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The Evolution Of The Franchise: Voting Through The Years. This Essay Explicates The Evolution Of Who Our Government Has Allowed To Vote And How Changes Came About

760 words - 3 pages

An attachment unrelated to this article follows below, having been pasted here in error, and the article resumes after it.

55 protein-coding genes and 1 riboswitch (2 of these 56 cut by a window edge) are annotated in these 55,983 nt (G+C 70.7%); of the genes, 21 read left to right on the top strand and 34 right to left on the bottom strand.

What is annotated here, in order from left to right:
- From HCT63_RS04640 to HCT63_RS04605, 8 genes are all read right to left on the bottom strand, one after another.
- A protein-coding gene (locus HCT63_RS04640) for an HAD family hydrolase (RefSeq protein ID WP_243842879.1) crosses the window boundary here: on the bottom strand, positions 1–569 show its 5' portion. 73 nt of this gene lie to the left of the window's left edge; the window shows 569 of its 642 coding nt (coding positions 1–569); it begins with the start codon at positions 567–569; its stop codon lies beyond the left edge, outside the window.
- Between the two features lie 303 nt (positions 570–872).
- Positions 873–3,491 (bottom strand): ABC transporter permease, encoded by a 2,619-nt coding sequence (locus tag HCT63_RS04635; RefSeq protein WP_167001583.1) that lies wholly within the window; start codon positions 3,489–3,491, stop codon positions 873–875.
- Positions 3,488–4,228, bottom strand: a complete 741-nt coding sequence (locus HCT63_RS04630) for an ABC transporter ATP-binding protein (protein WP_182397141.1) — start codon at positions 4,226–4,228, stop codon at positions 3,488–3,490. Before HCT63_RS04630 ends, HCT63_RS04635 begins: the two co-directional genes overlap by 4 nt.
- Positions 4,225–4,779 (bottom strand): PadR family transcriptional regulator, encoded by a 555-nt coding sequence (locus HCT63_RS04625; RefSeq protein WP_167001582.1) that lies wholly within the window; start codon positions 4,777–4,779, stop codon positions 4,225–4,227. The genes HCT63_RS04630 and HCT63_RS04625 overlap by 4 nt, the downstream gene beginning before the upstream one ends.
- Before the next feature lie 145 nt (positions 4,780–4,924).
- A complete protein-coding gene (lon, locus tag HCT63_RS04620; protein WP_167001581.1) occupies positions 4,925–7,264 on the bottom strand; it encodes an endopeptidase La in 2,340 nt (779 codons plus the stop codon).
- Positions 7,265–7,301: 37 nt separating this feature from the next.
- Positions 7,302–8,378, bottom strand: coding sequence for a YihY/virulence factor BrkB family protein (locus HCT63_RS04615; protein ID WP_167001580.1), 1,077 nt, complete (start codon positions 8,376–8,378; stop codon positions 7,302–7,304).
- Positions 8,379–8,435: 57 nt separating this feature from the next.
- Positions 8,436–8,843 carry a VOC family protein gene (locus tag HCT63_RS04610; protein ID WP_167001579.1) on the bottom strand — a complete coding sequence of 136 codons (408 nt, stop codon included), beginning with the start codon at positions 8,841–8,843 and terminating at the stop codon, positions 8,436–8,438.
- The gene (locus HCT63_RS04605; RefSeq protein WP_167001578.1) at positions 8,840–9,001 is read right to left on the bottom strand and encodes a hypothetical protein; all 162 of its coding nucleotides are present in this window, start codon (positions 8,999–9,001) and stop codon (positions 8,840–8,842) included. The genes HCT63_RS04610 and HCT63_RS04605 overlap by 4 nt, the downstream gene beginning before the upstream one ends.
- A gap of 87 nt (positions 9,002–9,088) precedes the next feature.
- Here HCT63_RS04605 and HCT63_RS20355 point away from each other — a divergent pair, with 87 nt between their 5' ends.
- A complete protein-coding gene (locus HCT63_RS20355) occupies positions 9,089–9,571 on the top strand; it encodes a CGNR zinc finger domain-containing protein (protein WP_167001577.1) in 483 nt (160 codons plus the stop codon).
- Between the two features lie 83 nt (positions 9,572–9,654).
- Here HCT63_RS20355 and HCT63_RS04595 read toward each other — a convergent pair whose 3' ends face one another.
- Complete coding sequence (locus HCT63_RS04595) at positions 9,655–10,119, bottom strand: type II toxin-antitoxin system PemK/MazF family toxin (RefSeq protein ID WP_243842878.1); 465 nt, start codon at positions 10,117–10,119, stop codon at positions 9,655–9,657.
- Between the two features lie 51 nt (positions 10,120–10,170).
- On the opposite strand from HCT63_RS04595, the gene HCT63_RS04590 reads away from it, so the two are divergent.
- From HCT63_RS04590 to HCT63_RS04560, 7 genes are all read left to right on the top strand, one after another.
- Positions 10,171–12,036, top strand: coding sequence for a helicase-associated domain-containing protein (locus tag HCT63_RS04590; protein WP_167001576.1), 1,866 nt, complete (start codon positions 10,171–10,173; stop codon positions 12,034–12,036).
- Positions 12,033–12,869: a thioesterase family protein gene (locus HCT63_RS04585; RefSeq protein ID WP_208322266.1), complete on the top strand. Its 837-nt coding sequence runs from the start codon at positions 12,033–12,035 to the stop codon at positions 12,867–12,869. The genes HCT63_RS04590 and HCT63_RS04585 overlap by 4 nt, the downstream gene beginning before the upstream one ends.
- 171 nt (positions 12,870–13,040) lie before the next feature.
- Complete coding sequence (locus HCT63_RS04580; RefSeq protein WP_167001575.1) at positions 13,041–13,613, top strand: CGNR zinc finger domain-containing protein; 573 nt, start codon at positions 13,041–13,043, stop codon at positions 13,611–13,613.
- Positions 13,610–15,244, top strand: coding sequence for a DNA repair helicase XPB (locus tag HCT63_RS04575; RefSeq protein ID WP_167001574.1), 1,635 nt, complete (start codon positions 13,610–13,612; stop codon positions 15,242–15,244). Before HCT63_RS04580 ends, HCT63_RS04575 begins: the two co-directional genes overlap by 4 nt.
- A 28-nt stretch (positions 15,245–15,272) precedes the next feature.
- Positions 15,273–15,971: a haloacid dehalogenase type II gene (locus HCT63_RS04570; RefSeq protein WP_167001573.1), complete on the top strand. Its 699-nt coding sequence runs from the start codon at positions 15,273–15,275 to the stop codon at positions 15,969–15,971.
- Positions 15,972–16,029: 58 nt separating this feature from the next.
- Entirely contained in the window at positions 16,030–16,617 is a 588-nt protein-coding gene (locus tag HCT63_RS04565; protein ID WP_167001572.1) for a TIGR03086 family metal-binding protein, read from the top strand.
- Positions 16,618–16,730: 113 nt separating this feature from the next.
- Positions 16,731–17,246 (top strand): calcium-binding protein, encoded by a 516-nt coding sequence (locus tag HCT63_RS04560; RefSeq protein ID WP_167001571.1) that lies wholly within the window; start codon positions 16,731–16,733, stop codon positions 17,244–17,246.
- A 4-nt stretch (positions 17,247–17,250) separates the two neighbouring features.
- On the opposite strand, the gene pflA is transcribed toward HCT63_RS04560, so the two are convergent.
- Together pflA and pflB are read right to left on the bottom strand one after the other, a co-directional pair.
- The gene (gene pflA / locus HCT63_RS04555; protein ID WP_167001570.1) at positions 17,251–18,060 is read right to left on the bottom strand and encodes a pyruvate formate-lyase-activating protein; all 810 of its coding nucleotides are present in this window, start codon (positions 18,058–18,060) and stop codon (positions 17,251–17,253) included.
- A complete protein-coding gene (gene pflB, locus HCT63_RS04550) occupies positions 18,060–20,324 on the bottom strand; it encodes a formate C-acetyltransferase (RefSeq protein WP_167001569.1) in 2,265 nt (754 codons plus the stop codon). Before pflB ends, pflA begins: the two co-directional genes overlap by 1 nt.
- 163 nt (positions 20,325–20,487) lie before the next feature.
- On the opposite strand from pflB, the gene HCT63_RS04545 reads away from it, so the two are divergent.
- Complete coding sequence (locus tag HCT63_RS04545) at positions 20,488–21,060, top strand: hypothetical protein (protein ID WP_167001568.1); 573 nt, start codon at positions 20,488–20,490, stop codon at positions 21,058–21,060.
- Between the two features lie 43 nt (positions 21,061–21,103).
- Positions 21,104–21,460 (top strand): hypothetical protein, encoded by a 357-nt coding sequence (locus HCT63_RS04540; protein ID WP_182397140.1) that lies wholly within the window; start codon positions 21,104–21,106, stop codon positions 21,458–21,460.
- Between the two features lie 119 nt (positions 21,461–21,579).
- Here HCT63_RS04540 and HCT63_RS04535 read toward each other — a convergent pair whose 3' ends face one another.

"The first constitutional principle of our people is their right to make and ultimately (one hopes) to correct their own mistakes," said Mr. Arthur Sutherland (Ross, 258). This right of the individual citizens is demonstrated in the concept of the constitution as a living, changing document. When our founding fathers formed our government, with the governing document to be the constitution, one of the main issues was the ability of the constitution to be able to evolve and change over time. The personal right of an individual to make decisions comes along with the right to vote. At the present time, almost all citizens over the age of eighteen have non-restricted voting rights. However, American history has not always demonstrated this much freedom concerning the right of franchise. "Restrictions on the franchise have been effective and persistent throughout our history, and only through long and difficult negotiations have restrictions been lifted and the franchise extended" (Ross, 261). There are four constitutional amendments that have contributed to the expansion of the franchise. They include the fifteenth amendment, concerning voting rights in general, as well as the nineteenth, twenty-fourth, and twenty-sixth, all of which deal with factors such as sex, race, and age, respectively.The first amendment to the constitution that contributed to the expansion of the franchise was the fifteenth amendment, ratified March 30, 1870. The fifteenth amendment deals with the subject of voting rights in two parts. First of all, the amendment states that the right to vote will not be denied...on the account of race, color, or previous condition of servitude. The second section of this amendment states that Congress shall have the power to enforce this amendment with legislation that is deemed appropriate. The passage of this amendment started the wheels turning toward the day of equality in representation and in freedom, for all people, to vote.Today, the thought of women not being able to vote in any public election is simply ludicrous. But, until the early 1920's, this was a stark reality to all American women. The passage of the nineteenth changed these restrictions and began a new wave of activity in the area of women's liberation. This amendments, ratified August 26, 1920, states, "The right of citizens of the...

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